HOLLI REYNOLDS The Eagle, Austin High School

Editor’s note: This article was published Friday, April 10, in a special issue of The Eagle, the newspaper produced by Austin High School students. Holli Reynolds is a senior.

AUSTIN — National and world news outlets have highlighted local men and women who suffer from addiction. This is a true story about a woman living in the city of Austin who is a drug addict and prostitute.

“I was 15 years old when I first dabbled with drugs. I still remember the place. I started out with oxy. I decided to try it after I saw everyone doing it around me at home, and all my friends were doing it as well. Later, Oxy wasn’t doing the trick. I started shooting up cocaine and once I started that there was no going back. At 17, I started prostituting in order to have money for my addiction. By this time Opana was becoming a big sell in Austin and it was cheap.

“I have never been scared when prostituting. Never have I been scared. I have had some pretty rough experiences doing this such as having my purse stolen, not being paid, being beaten and walking up to 20 miles back into Austin, but the addiction is so strong, I don’t even do it for the high anymore. I do it to not be sick.

“Like I said awhile ago, I did Opanas because they were the cheaper drug and it was the most available drug on the market. Knowing that, the dealers got smarter with the supply and demand method and raised prices because everyone soon became addicted and had to have this drug. There are colors to Opana. There are ... Opanas which can give you a high all day for $120 a pill and ... Opanas cost(ing) $140 a pill. Most of us just buy the drug in quarters and halves so it isn’t as expensive as a full pill and keep us from getting ill. To be able to pay for that, I had to do something. That is why I started prostituting.

“I got in with a group of girls who also prostituted for a living and they taught me how to do it correctly and safely without getting caught by the cops and not catching diseases. I could name over 50 girls off the top of my head who prostitute, and I know there are more.

“My normal day is not like everyone else’s. I do not wake up wondering what I want for breakfast and fun activities that are planned. I don’t even think of myself at all. I wake up sick. I have cramps. I am sweating all over, and I have what feels like 15 knives going into my back from withdrawal. I go get cleaned up, call one of my ‘Sugar Daddies’ to come get me because I need money for my ‘fix,’ which I usually have scheduled ahead of time and work from morning until it is time to go to bed. Sometimes when I go to bed I have met up with over 15 men before returning somewhere to lay my head to sleep.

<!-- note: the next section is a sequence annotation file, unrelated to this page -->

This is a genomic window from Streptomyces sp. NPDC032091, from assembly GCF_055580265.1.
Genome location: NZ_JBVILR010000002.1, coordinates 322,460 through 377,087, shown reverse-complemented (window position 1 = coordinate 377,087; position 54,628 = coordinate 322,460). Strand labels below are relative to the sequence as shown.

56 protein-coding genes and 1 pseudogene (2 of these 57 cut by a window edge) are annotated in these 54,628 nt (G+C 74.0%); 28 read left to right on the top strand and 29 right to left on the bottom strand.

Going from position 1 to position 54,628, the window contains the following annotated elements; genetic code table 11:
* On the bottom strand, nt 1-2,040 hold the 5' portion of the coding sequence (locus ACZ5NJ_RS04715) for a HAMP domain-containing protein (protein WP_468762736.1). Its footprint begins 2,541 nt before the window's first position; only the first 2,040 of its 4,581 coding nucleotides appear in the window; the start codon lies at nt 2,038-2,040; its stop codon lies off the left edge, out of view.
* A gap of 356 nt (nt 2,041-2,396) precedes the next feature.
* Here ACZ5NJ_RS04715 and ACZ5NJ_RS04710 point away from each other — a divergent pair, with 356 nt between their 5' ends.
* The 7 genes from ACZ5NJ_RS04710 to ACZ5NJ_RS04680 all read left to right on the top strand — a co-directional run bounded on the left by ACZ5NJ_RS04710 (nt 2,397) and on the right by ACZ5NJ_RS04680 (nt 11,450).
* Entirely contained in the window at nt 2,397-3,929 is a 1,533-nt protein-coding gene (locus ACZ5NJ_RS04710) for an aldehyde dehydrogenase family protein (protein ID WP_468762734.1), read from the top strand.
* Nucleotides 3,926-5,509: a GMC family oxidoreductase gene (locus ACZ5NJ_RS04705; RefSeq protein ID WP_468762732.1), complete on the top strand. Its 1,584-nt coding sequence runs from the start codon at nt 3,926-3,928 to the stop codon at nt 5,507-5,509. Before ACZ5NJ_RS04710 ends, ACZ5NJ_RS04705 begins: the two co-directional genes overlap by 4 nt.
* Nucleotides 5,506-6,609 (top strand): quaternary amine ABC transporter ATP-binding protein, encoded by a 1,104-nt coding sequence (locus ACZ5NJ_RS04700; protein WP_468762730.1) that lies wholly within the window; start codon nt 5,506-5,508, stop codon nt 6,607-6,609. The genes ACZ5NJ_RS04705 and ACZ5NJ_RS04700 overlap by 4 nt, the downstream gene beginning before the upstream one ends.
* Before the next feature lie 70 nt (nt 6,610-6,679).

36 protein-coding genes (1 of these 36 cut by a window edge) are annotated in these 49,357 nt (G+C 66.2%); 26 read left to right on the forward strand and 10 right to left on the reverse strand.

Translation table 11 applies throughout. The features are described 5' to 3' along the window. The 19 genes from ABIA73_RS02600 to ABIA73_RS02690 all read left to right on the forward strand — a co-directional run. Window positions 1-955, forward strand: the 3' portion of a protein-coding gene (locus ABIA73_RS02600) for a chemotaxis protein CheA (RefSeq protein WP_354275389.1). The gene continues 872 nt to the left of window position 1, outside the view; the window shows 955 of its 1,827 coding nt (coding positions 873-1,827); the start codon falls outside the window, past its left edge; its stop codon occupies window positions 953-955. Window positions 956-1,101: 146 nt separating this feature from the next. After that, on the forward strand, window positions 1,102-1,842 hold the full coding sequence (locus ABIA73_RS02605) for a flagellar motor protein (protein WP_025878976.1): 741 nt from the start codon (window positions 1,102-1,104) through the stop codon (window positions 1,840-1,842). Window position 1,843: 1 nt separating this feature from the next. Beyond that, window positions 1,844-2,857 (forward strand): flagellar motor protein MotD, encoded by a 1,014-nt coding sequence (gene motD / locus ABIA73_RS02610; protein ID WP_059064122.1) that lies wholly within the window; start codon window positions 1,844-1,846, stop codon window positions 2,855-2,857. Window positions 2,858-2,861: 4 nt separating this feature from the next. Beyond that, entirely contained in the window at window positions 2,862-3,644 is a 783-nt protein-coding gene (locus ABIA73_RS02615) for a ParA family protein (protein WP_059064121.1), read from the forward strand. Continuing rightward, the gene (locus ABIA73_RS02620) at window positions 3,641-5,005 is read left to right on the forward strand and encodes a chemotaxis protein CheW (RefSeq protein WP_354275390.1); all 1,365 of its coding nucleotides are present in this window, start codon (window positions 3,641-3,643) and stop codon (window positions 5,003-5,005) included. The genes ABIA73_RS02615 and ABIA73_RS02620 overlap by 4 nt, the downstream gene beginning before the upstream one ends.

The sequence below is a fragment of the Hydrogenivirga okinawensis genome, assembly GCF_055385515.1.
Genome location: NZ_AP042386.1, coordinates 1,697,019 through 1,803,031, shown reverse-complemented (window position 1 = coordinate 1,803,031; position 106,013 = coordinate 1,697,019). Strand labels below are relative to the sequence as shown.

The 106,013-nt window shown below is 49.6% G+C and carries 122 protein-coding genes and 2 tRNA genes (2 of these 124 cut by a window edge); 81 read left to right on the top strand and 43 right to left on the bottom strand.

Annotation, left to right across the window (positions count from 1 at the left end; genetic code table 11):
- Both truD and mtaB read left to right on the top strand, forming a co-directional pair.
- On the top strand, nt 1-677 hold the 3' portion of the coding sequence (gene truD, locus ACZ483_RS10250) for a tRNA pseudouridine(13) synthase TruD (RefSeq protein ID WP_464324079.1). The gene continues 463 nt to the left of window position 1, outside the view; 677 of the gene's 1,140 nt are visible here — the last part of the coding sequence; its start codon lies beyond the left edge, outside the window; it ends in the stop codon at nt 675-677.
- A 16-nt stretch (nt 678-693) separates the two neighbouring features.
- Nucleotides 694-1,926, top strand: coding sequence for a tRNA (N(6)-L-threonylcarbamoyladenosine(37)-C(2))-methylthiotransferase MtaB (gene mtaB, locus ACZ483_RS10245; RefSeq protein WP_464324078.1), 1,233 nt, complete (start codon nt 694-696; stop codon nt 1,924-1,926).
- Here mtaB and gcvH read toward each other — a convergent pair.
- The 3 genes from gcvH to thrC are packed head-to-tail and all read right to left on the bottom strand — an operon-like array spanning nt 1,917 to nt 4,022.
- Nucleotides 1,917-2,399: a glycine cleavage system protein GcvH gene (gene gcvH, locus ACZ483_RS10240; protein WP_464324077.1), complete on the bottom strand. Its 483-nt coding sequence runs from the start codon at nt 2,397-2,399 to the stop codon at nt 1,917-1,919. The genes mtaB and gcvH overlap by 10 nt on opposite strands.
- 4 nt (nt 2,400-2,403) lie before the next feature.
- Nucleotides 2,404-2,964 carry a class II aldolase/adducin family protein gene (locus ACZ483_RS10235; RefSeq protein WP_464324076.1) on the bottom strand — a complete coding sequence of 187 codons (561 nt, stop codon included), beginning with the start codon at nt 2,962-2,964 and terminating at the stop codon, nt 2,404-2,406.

“I don’t have a place to live, and I am done with this life I am living now. Some days I’d rather be dead than deal with this addiction. No one wants to spend their whole life prostituting and waiting on their next fix.

“Drugs have really taken over my life. I used to blame my addiction on my mom and my friends, but now I blame myself. I am a grown woman and I know perfectly well what I am doing to my body. I don’t want to prostitute and I want my kids back, but without a form of ID, I cannot get into a rehab facility. I tried to get an ID from the facilities given in Austin, but the problem is you have to have two pieces of mail with your name and an address. I don’t have a home, that makes me feel like it’s hopeless for me to even get better.

“I do believe there are many more cases than the 106 positive HIV cases, but no one is going to get tested now because they are scared. If you are tested positive as a prostitute and then caught with man by a cop, they can get you for first-degree murder. Therefore, no woman is getting tested in the business. My thoughts are there are more like around 200 cases in this community. Of course I am scared of getting HIV, but I have to have money in order to survive, and I am being more cautious.

“I believe this whole HIV thing occurred when the state changed the law to a felony if being caught with a needle. People would then just carry their Opana or drug to a house to shoot up and use whatever needle they could find there instead of having a chance of getting caught with a clean needle on them and face time in jail. My friends and I think it originated from someone out of the prison and has been passed around ever since.

“If I could start all over and have my dream life than it would be to have a husband, have my babies back home in a healthy environment with me, not be considered weird. I wish I could just feel normal again, and not wake up ill every day of my life.”

This is her story. Not everyone in Austin wants to be an addict, especially many of the addicts like this woman. They just feel hopeless.

Everyone needs to come together and bring hope back into Austin. We are the next generation. It is our job to stand up and save our community. It’s time to make a change.

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